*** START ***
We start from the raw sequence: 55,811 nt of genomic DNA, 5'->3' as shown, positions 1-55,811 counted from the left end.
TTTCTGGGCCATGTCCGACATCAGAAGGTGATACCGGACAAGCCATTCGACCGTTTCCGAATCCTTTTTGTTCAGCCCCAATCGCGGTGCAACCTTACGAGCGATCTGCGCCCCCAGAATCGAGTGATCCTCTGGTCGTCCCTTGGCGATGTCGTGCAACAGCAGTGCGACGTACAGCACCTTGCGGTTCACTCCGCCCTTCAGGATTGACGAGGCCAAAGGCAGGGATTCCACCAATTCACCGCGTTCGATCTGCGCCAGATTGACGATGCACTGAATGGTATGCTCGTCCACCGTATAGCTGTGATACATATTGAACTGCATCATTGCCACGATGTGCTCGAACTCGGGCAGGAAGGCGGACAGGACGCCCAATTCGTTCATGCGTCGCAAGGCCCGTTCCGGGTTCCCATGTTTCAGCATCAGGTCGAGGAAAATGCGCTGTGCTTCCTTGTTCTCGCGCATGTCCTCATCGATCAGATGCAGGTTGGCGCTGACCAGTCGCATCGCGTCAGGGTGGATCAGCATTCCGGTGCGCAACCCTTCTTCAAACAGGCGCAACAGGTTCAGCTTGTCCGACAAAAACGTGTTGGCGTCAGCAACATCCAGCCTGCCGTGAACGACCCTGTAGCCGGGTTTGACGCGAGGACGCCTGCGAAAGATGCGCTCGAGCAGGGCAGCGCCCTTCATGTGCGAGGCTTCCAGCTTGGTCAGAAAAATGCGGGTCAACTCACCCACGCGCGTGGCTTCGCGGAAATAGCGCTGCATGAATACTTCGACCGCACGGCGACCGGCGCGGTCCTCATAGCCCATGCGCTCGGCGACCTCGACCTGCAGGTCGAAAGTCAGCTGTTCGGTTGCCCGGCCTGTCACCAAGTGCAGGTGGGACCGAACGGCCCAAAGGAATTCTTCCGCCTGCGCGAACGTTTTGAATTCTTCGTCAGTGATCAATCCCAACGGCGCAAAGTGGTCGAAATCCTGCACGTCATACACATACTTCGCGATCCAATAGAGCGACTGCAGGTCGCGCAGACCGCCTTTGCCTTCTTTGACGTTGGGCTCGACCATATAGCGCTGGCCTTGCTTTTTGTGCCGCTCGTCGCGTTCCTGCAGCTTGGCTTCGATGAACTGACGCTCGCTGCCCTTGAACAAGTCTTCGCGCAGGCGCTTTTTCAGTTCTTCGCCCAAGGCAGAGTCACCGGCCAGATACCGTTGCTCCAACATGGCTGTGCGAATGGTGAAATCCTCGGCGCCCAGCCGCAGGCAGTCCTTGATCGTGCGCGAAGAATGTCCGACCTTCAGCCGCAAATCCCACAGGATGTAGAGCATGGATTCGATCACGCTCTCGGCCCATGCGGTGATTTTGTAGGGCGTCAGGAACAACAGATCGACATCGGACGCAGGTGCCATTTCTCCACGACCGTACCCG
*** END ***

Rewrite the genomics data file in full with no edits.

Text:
We start from the raw sequence: 55,811 nt of genomic DNA, 5'->3' as shown, positions 1-55,811 counted from the left end.
TTTCTGGGCCATGTCCGACATCAGAAGGTGATACCGGACAAGCCATTCGACCGTTTCCGAATCCTTTTTGTTCAGCCCCAATCGCGGTGCAACCTTACGAGCGATCTGCGCCCCCAGAATCGAGTGATCCTCTGGTCGTCCCTTGGCGATGTCGTGCAACAGCAGTGCGACGTACAGCACCTTGCGGTTCACTCCGCCCTTCAGGATTGACGAGGCCAAAGGCAGGGATTCCACCAATTCACCGCGTTCGATCTGCGCCAGATTGACGATGCACTGAATGGTATGCTCGTCCACCGTATAGCTGTGATACATATTGAACTGCATCATTGCCACGATGTGCTCGAACTCGGGCAGGAAGGCGGACAGGACGCCCAATTCGTTCATGCGTCGCAAGGCCCGTTCCGGGTTCCCATGTTTCAGCATCAGGTCGAGGAAAATGCGCTGTGCTTCCTTGTTCTCGCGCATGTCCTCATCGATCAGATGCAGGTTGGCGCTGACCAGTCGCATCGCGTCAGGGTGGATCAGCATTCCGGTGCGCAACCCTTCTTCAAACAGGCGCAACAGGTTCAGCTTGTCCGACAAAAACGTGTTGGCGTCAGCAACATCCAGCCTGCCGTGAACGACCCTGTAGCCGGGTTTGACGCGAGGACGCCTGCGAAAGATGCGCTCGAGCAGGGCAGCGCCCTTCATGTGCGAGGCTTCCAGCTTGGTCAGAAAAATGCGGGTCAACTCACCCACGCGCGTGGCTTCGCGGAAATAGCGCTGCATGAATACTTCGACCGCACGGCGACCGGCGCGGTCCTCATAGCCCATGCGCTCGGCGACCTCGACCTGCAGGTCGAAAGTCAGCTGTTCGGTTGCCCGGCCTGTCACCAAGTGCAGGTGGGACCGAACGGCCCAAAGGAATTCTTCCGCCTGCGCGAACGTTTTGAATTCTTCGTCAGTGATCAATCCCAACGGCGCAAAGTGGTCGAAATCCTGCACGTCATACACATACTTCGCGATCCAATAGAGCGACTGCAGGTCGCGCAGACCGCCTTTGCCTTCTTTGACGTTGGGCTCGACCATATAGCGCTGGCCTTGCTTTTTGTGCCGCTCGTCGCGTTCCTGCAGCTTGGCTTCGATGAACTGACGCTCGCTGCCCTTGAACAAGTCTTCGCGCAGGCGCTTTTTCAGTTCTTCGCCCAAGGCAGAGTCACCGGCCAGATACCGTTGCTCCAACATGGCTGTGCGAATGGTGAAATCCTCGGCGCCCAGCCGCAGGCAGTCCTTGATCGTGCGCGAAGAATGTCCGACCTTCAGCCGCAAATCCCACAGGATGTAGAGCATGGATTCGATCACGCTCTCGGCCCATGCGGTGATTTTGTAGGGCGTCAGGAACAACAGATCGACATCGGACGCAGGTGCCATTTCTCCACGACCGTACCCG